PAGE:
Is there opportunity for at least three demonstrations of experimental control? Yes

If the study is an alternating treatment design, are there five repetitions of the alternating sequence? Not applicable

If the study is a multiple baseline, is it concurrent? Not applicable

Implemented with Fidelity: Unconvincing Evidence

Description of when and how fidelity of treatment information was obtained: Not reported

Results on the fidelity of treatment implementation measure: Not reported

Measures Targeted: Convincing Evidence

Targeted Measure

Reliability statistics

Relevance to program focus

Exposure to related support among control group

Task Engagement- Direct Observation

Inter-observer agreement-total agreement 96% (range, 87-100%); occurrence agreement- 97% (range 71-100%)

Highly relevant

N/A

Disruptive Behavior- Direct Observation

Inter-observer agreement-total agreement 97% (95-100%); occurrence agreement-97% (range 67%-100%)

Highly relevant

N/A

 

Broader Measure

Reliability statistics

Relevance to program focus

Exposure to related support among control group

N/A

 

 

 

 

Mean ES Targeted Outcomes: N/A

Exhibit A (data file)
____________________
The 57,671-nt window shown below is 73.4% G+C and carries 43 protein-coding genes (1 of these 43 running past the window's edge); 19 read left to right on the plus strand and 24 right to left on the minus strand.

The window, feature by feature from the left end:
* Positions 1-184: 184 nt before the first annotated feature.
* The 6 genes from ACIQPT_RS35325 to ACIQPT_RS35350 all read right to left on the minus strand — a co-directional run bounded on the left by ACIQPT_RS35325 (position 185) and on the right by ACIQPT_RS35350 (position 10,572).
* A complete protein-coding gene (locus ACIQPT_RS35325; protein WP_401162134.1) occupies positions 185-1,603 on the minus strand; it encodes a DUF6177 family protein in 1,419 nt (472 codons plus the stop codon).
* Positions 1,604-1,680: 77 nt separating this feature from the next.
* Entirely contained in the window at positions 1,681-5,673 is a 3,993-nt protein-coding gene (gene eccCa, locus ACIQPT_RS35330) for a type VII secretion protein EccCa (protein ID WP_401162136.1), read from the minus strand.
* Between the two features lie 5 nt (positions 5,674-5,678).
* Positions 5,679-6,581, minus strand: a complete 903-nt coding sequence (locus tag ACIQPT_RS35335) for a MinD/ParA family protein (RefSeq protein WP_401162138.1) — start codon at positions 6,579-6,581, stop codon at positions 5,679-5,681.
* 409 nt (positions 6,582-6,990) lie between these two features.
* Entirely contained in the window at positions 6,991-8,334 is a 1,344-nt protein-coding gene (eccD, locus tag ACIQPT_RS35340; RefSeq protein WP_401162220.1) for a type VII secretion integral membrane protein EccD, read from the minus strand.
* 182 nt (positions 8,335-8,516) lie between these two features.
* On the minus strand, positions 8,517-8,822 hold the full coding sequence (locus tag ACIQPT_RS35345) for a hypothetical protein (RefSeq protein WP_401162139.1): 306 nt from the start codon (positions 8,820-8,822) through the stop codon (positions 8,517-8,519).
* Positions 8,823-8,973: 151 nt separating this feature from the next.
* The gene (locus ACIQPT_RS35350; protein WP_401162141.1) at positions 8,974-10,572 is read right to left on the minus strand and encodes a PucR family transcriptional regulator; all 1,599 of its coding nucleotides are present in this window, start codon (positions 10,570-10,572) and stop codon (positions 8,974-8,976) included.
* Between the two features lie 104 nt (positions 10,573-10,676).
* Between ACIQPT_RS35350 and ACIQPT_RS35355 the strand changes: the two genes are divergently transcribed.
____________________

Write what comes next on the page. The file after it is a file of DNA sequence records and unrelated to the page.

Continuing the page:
Mean ES Administrative Outcomes: N/A

Effect Size:

Visual Analysis (Single-Subject Designs): Convincing Evidence

Description of the method of analyses used to determine whether the intervention condition improved relative to baseline phase (e.g. visual analysis, computation of change score, mean difference): Visual inspection

Results in terms of within and between phase patterns:

Wendall- The percentage of intervals with task engagement was greater during the choice phases than during the No Choice phases.  The provision of choice making options was associated with extremely high and stable levels of task engagement. Choice making lowered the percentage of intervals with disruptive behavior relative to the No Choice condition.

Sven- Although the data are extremely variable, it is clear that task engagement during the Choice condition was superior to that during the No Choice conditions. Disruptive behavior occurred at lower levels during the Choice conditions. 

Ahmad- The data on disruptive behavior show high levels of disruption during the initial No Choice phase, but these were reduced dramatically to near zero levels when the choice procedures were implemented. During the No Choice -Yoked phase, very high levels of disruptive responding similar to the first No Choice condition were displayed. The Choice conditions always produced very high levels of task engagement, whereas the No Choice conditions resulted in very little on-task behavior. 

Disaggregated Outcome Data Available for Demographic Subgroups: No

Target Behavior(s): Externalizing

Delivery: Individuals, Small groups (n=6-8), Classrooms

Fidelity of Implementation Check List Available: No

Minimum Interventionist Requirements: No specific qualifications or training needed

Intervention Reviewed by What Works Clearinghouse: No

What Works Clearinghouse Review

This program was not reviewed by What Works Clearinghouse.

Other Research: Potentially Eligible for NCII Review: 0 studies